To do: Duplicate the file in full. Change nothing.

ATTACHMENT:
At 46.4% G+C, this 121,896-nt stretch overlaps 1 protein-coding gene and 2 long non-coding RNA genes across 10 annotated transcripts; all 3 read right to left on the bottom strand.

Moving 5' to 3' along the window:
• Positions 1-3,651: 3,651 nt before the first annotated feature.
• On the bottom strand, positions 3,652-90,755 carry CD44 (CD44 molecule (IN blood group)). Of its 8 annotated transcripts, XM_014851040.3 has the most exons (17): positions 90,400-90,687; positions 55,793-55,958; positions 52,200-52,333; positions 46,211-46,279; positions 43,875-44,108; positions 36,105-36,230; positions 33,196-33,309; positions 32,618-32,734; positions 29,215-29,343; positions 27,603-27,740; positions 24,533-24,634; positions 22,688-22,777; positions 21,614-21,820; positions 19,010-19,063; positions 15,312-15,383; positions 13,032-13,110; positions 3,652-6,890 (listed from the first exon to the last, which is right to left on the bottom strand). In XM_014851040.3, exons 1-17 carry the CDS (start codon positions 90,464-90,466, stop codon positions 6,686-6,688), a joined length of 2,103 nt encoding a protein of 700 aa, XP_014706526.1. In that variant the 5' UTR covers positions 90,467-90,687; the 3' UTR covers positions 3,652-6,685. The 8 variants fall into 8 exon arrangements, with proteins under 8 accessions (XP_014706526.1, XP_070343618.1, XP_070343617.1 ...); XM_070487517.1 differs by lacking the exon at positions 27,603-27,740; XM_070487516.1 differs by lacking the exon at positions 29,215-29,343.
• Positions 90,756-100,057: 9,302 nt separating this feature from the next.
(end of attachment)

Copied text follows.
At 46.4% G+C, this 121,896-nt stretch overlaps 1 protein-coding gene and 2 long non-coding RNA genes across 10 annotated transcripts; all 3 read right to left on the bottom strand.

Moving 5' to 3' along the window:
• Positions 1-3,651: 3,651 nt before the first annotated feature.
• On the bottom strand, positions 3,652-90,755 carry CD44 (CD44 molecule (IN blood group)). Of its 8 annotated transcripts, XM_014851040.3 has the most exons (17): positions 90,400-90,687; positions 55,793-55,958; positions 52,200-52,333; positions 46,211-46,279; positions 43,875-44,108; positions 36,105-36,230; positions 33,196-33,309; positions 32,618-32,734; positions 29,215-29,343; positions 27,603-27,740; positions 24,533-24,634; positions 22,688-22,777; positions 21,614-21,820; positions 19,010-19,063; positions 15,312-15,383; positions 13,032-13,110; positions 3,652-6,890 (listed from the first exon to the last, which is right to left on the bottom strand). In XM_014851040.3, exons 1-17 carry the CDS (start codon positions 90,464-90,466, stop codon positions 6,686-6,688), a joined length of 2,103 nt encoding a protein of 700 aa, XP_014706526.1. In that variant the 5' UTR covers positions 90,467-90,687; the 3' UTR covers positions 3,652-6,685. The 8 variants fall into 8 exon arrangements, with proteins under 8 accessions (XP_014706526.1, XP_070343618.1, XP_070343617.1 ...); XM_070487517.1 differs by lacking the exon at positions 27,603-27,740; XM_070487516.1 differs by lacking the exon at positions 29,215-29,343.
• Positions 90,756-100,057: 9,302 nt separating this feature from the next.